Jim Bottorff's
Return to Home Page
Return to Beginner's Items (Home Page)
Go to bottom of this page
Following are some tips for listening, practicing, and playing along with the songs on this website:

Tips On Playing Along:
1. Each song has an introduction intended to get you into the song easily.  Listen to the bass and rhythm of the introduction and you should be able to hear the tempo for the song.  Lead-in melody notes for the song sometimes will start before the introduction is finished.  Start playing along after the introduction is finished. Listen closely and be ready. The chords shown on the charts are for the song, not the introduction. Don't play along with the introduction. Start strumming along with the song after the introduction has finished. Most of the songs have a small pause at the end of the introduction.
Song with an 8 beat introduction and no lead-in notes. (click here)
Song with an 8 beat introduction and 2 lead-in notes. (click here)
Song in 3/4 waltz time with a 6 beat introduction and no lead-in notes. (click here)
Song in 3/4 waltz time with a 6 beat introduction and 2 lead-in notes. (click here)
2. Listening to the bass is important.  The bass notes are usually a simple steady beat with occasional fill-in notes.  Almost all the chord changes occur on a bass beat.  If you listen closely to the bass notes, the chord changes should become easier to recognize.

3. The melody of each song is usually played in the higher octave first time through, and the lower octave on the repeat.  If you use headphones, you can hear the separation of the high and low melody.  The high melody is on the right channel and the low melody is on the left channel.

4. If you need to mute your banjo, try using two small size wooden or plastic clothes pins, spring type, and clip one on each end of the bridge below the strings. Placing a small strip of foam rubber or sponge behind the bridge close to the tail piece also helps quiet the banjo. One quick way to get a soft sound on the banjo is to use a felt type ukulele pick, most music stores sell them.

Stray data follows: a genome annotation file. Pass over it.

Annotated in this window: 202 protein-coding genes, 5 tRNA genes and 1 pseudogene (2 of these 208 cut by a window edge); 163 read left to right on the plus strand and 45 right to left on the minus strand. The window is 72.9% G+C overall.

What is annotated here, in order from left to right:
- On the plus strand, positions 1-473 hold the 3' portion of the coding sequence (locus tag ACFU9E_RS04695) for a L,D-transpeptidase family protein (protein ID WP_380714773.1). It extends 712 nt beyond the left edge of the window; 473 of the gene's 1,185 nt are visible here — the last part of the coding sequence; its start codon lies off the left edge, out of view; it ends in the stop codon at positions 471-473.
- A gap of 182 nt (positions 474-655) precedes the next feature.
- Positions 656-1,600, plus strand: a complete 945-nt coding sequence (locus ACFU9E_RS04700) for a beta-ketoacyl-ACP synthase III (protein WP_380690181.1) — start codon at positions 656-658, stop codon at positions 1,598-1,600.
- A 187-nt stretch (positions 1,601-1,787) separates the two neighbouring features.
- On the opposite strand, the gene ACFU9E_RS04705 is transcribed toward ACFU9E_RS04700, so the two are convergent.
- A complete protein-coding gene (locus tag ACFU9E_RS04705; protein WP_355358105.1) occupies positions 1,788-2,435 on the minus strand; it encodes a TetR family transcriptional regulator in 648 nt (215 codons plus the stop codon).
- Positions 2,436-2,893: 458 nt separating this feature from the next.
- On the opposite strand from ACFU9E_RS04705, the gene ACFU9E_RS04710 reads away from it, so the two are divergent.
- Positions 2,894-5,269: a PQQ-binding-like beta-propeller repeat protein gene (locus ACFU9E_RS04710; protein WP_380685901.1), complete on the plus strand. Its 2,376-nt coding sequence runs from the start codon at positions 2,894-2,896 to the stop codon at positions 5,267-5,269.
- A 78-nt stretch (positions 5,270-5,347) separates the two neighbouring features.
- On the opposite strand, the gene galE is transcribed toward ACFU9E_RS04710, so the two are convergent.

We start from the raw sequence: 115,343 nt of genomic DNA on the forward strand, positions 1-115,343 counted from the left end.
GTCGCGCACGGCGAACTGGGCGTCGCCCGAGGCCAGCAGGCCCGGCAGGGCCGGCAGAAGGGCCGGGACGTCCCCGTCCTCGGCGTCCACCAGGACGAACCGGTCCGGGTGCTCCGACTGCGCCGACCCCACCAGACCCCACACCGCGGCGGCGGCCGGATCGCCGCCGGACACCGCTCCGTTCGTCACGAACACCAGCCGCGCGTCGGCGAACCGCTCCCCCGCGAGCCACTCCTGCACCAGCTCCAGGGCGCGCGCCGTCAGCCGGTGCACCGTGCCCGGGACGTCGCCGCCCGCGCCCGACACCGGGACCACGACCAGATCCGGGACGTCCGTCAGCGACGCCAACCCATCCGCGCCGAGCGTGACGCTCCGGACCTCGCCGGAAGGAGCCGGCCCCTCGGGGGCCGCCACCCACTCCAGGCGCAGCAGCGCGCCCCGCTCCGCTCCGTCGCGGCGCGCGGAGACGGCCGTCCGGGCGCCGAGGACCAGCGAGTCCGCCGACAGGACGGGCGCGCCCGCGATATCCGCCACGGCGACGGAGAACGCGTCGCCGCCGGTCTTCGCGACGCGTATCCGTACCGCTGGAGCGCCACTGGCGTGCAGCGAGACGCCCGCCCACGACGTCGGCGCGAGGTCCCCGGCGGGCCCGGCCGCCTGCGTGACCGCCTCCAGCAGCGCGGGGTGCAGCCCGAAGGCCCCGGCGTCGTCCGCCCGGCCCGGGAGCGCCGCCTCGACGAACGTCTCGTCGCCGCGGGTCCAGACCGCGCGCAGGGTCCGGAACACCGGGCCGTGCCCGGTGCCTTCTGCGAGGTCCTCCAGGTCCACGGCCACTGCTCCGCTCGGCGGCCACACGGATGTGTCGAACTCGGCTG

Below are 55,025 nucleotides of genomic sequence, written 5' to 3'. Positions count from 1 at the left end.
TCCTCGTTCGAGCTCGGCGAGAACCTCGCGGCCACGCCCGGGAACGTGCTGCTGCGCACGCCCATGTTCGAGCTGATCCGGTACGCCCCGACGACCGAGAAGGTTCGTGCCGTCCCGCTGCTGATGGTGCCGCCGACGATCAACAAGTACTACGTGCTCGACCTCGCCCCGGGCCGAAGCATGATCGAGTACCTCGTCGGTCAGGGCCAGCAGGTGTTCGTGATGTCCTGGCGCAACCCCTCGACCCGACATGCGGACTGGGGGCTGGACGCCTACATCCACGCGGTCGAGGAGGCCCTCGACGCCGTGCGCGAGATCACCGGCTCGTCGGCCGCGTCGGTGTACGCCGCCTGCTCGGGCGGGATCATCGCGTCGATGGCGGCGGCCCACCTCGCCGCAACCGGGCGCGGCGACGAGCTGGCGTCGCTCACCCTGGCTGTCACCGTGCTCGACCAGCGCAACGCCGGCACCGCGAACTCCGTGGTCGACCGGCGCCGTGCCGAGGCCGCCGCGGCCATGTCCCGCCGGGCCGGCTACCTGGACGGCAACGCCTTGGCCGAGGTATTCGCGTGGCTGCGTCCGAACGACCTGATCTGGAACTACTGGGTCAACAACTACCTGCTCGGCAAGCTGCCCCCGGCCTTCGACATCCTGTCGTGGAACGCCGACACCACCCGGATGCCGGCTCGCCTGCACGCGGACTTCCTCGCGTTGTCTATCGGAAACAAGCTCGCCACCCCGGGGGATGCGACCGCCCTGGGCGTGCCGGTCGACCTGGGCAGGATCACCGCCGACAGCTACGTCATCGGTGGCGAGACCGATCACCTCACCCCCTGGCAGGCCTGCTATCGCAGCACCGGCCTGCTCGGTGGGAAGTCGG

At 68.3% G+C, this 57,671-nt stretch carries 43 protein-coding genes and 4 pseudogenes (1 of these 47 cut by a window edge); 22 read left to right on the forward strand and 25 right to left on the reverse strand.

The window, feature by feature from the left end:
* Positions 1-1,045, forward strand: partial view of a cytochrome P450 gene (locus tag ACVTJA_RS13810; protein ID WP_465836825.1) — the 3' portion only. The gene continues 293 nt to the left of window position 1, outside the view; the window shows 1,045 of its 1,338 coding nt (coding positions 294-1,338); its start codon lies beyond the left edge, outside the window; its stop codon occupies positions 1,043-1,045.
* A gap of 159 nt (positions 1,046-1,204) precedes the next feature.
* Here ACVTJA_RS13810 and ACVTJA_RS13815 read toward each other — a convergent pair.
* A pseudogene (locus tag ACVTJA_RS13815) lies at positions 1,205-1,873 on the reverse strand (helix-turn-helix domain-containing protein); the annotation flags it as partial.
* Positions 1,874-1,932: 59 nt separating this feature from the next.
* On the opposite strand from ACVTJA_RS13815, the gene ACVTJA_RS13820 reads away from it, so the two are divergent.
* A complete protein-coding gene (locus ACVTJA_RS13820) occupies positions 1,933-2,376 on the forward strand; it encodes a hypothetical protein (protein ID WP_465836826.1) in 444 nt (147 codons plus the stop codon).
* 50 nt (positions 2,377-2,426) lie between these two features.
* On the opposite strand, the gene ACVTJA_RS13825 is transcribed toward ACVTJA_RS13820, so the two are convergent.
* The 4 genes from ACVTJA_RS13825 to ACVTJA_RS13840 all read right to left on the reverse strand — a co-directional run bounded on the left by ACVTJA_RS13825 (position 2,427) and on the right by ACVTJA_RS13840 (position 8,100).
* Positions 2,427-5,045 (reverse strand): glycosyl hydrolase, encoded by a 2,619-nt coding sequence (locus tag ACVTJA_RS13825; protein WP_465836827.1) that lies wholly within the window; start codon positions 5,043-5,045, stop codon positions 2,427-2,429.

5. Be careful with your body position (neck, shoulders, and back) when practicing.  Keep your head and eyes up, your shoulders and back straight, and stay relaxed. Stand up and stretch often. Try practicing in front of a mirror and watch your chord and finger positions in the mirror, instead of looking down on your banjo. Standing up and using a banjo shoulder strap can be a refreshing change.

6. The "Vanbasco" midi player plugin (free download from http://www.vanbasco.com) allows for changing the tempo and key of the songs along with turning off any of the instrument tracks.  If you are a melody player, you can turn off the song melody and play your melody along with the bass and other instrumental accompaniment.

Click here for some additional tips on changing the tempo and key of the songs.
Happy Picking and Strumming,
Jim Bottorff

Return to top of this page